Seasonal settlement near Stonehenge: “We’ve never seen anything like it before”

I like learning.  I like learning about people, and about our past, and about anthropology and archeology and some parts of history.  It’s interesting to me to see who we once were, to revel in and possibly unravel the mysteries of who we could be.  A part of this is extrapolation.  A part of this is examining the facts and hypothesizing what might have been.  A part of this is amazement at new discoveries and presenting those findings to the public.  However, I get quite annoyed at the sensationalism that often accompanies such publication.  The discoveries themselves are quite amazing enough – there’s no need to add hype to get us excited about the possibilities.

Take the recent studies undertaken of Stonehenge.  Fact: Carbon dating of burials has proven that the site was a burial ground for at least 500 years, 400 years longer than previously thought.  Fact: At least one burial occurred at the time the standing stones were being erected.  Fact: a nearby settlement, most likely related to Stonehenge, was seasonally occupied in midwinter and midsummer.  Fact: a wooden standing circle at the settlement was oriented towards midwinter sunrise, as Stonehenge is towards midsummer sunrise.  None of these facts requires statements to dress them up such as, “we’ve never seen anything like it before”, regarding the settlement, or ‘ The actual building and purpose of Stonehenge remain a mystery that has long drawn speculation from many sources’.  Ok, the second semi-quote is from the article itself, so that can be attributed to the flamboyance of writing for AP, but the first is Mike Parker Pearson, archeology professor at the University of Sheffield in England and head of the Stonehenge Riverside Archaeological Project.  And he’s never seen anything like a settlement near an ancient burial ground.  Or maybe he meant a seasonal settlement by an ancient burial ground.  I will give him that the site must be unique, but really, he’s never seen anything ‘like it’?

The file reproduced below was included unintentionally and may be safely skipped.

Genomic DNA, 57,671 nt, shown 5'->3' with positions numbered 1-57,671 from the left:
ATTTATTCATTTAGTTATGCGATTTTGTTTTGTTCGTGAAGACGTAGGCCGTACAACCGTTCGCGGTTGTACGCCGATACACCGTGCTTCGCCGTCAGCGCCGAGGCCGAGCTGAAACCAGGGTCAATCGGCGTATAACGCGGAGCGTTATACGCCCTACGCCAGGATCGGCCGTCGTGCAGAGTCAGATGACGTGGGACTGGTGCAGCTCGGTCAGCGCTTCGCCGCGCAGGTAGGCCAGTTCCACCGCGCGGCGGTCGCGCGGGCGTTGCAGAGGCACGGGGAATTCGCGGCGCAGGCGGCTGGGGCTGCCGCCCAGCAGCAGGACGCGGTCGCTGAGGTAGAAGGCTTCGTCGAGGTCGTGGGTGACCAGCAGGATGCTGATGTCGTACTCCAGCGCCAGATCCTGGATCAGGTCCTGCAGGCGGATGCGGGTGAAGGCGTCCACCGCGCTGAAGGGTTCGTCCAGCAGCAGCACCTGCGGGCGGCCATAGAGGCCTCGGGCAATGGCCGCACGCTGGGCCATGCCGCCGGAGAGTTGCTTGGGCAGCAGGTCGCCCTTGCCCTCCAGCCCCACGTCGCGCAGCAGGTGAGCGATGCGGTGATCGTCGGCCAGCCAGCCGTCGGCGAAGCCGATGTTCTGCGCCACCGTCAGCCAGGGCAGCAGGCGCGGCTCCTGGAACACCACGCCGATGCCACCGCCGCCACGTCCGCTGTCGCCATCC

I can’t blame anyone getting excited over what they love.  And this new research is probably giving us great insight into how people living and how they respected their dead and even some of what they may have believed.  But I expect more out of respected members of the field.  I expected comments like “We are now investigating the potential of hierarchy at the settlement,” or “these new findings lead us to suspect that Stonehenge may have been a site of central religious meaning in the area.”  I don’t expect hyperpole that leaves me saying ‘duh, of course Stonehenge is a burial site.  There’s giant TOMBSTONES everywhere.’

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The Wilderless.

In the past, the United States was a country of edgeless borders.  Thousands struggled to make a new life on ‘the frontier’, wherever that was and whatever it meant.  We fell in love with the romance of the cowboy.  We dreamed of riches and desolation in the Yukon.  Our hearts followed the young men still challenging the wilderness of the deserts, the high places, and the swamps.  As we ran out of space to explore in our own country, many of us longed for something we thought we’d lost – an innocence of the uncivilized world, or a fierce Mother Nature to pit our strength and determination against.

However, all has not been lost.  There are still some few remaining tribes in odd little corners of the world, in the mountain places or the rainforest of Brazil and Peru, that have little to no contact with the outside world.  I say ‘little to no’ because I feel some contact is evident in our observation and tracking of these tribes.  If we are flying above them in small planes and taking pictures, that’s contact 9especially when they respond by drawing bows).  True, there are efforts to protect these tribes and their traditional land areas from deforestation and illegal logging, and efforts to prevent direct contact that might spread disease.  But even with the awareness and indirect observation of these groups, we are having an effect on them which we cannot predict or change.
I am not saying such tracking is wrong.  I just can’t help but wonder if our best intentions will be realized, or if we will lose once and for all the the wilderness we at one time dreamed of by caring for the last dwellers in those remote places.  I wonder if we can help but change things, as teh toolmakers and dreamers we are.